The golden rule of hacking the mind of the
shopper is perhaps easier than we think it is.
Every year, countless new innovations launch. Some capture our imagination, and others fade into obscurity. Why do people find some stuff interesting, and other stuff unremarkable?
Human beings are creatures of habit. Most of us tend to max out at about 150 people in our relationship circle. On average, we frequent the same 25 places in our daily lives. We sleep-walk through life on autopilot, following the herd, seeking out opinions that confirm our prejudices and selecting information that strengthens our inbuilt biases.
We are hard-wired to seek out the path of least resistance. This mentality becomes accentuated when we have to decode complex information or make split-second choices—like when we’re shopping, for instance. In this context, we choose brands from repertoire, making rapid decisions based on intuition and habit, responding best to the brands that engage us the least.
We know what we like, and we like what we know. It can seem like pretty uninspiring stuff.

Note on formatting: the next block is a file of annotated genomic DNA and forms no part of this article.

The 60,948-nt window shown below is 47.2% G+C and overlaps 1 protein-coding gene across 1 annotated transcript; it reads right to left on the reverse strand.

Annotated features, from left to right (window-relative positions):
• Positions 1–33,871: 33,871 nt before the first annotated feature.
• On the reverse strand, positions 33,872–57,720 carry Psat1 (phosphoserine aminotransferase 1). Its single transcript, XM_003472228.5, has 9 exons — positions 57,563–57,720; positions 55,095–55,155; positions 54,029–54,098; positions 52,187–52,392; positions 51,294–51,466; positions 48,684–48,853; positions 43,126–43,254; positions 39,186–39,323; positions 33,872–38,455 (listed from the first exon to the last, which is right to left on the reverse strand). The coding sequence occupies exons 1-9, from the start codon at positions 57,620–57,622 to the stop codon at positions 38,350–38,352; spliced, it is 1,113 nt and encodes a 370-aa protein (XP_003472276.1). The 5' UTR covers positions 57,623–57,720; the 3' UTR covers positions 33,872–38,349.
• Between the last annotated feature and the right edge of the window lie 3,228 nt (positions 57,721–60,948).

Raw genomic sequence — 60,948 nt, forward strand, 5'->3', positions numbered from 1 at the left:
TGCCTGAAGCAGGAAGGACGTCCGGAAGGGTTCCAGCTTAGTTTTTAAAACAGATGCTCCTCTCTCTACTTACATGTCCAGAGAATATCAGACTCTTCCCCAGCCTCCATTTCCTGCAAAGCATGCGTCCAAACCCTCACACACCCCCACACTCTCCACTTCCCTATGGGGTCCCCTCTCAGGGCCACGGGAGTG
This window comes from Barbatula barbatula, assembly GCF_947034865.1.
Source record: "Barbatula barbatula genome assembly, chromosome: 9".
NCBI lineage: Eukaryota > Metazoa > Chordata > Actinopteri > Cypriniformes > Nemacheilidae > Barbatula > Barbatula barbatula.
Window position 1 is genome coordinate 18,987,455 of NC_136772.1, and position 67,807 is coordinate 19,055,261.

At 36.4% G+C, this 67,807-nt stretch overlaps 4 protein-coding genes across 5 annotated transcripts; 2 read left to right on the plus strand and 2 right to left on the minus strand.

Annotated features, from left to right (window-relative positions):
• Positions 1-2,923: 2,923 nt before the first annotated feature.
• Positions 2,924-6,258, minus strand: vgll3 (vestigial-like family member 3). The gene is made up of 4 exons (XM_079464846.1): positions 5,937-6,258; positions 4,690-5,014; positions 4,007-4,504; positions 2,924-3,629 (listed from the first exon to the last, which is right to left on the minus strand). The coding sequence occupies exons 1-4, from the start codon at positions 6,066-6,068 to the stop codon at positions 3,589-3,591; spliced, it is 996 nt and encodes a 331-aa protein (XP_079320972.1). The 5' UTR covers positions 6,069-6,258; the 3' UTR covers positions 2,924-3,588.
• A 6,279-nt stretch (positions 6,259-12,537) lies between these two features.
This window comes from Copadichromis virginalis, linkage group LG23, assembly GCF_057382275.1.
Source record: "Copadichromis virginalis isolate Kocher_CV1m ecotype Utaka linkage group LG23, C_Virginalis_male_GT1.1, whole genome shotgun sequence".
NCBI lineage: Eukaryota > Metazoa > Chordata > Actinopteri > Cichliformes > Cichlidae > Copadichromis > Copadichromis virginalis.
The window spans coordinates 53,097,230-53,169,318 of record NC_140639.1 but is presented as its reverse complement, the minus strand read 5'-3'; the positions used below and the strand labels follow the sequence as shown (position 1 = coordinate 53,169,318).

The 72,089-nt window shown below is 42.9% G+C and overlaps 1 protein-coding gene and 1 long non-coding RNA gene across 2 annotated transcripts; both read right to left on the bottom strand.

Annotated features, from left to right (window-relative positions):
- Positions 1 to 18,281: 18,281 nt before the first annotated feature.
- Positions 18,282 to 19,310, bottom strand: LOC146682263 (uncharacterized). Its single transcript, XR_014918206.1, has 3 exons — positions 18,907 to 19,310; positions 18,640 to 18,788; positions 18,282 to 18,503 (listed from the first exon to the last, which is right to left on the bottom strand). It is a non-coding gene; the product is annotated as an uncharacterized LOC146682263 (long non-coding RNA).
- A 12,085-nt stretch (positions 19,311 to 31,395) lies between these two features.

But for some brands, in some circumstances, it’s the best news ever.
Those brands are the ones that exist in established shopper repertoires. For these brands, understanding autopilot behavior is crucial—you need to work with existing behavior rather than against it. Above all, you avoid at all costs asking the shopper to think. If you can do that, you’re likely to end up in their basket week after week.
But for those brands that don’t exist ‘in a category of one’, disruption is the crucial difference between impact and invisibility. Challenging expectations is the only thing that matters. Because when we’re presented with information that runs counter to our expectations, we notice it. We notice it because it demands that we think. And thinking, of course, is a key to memory, because thinking is hard work.
In essence, we remember ideas that challenge our assumptions, but we forget the ones that affirm them. (sociologist Murray Davis wrote a paper on this called ‘That’s Interesting’. It is quite).
Sounds simple in theory, but apparently difficult to implement in practice. For brands that are the default choice in given categories, the temptation to find new ways to ‘excite the shopper’ and ‘remain relevant’ can create fatal friction in an otherwise seamless buying process. And for those brands that are new to their market, the pressure to adopt category codes in order to be understood is similarly lethal.
The golden rule of hacking the the mind of the
shopper is perhaps easier than we think it is. Just know when to make it easy.
And know when to make it thinky.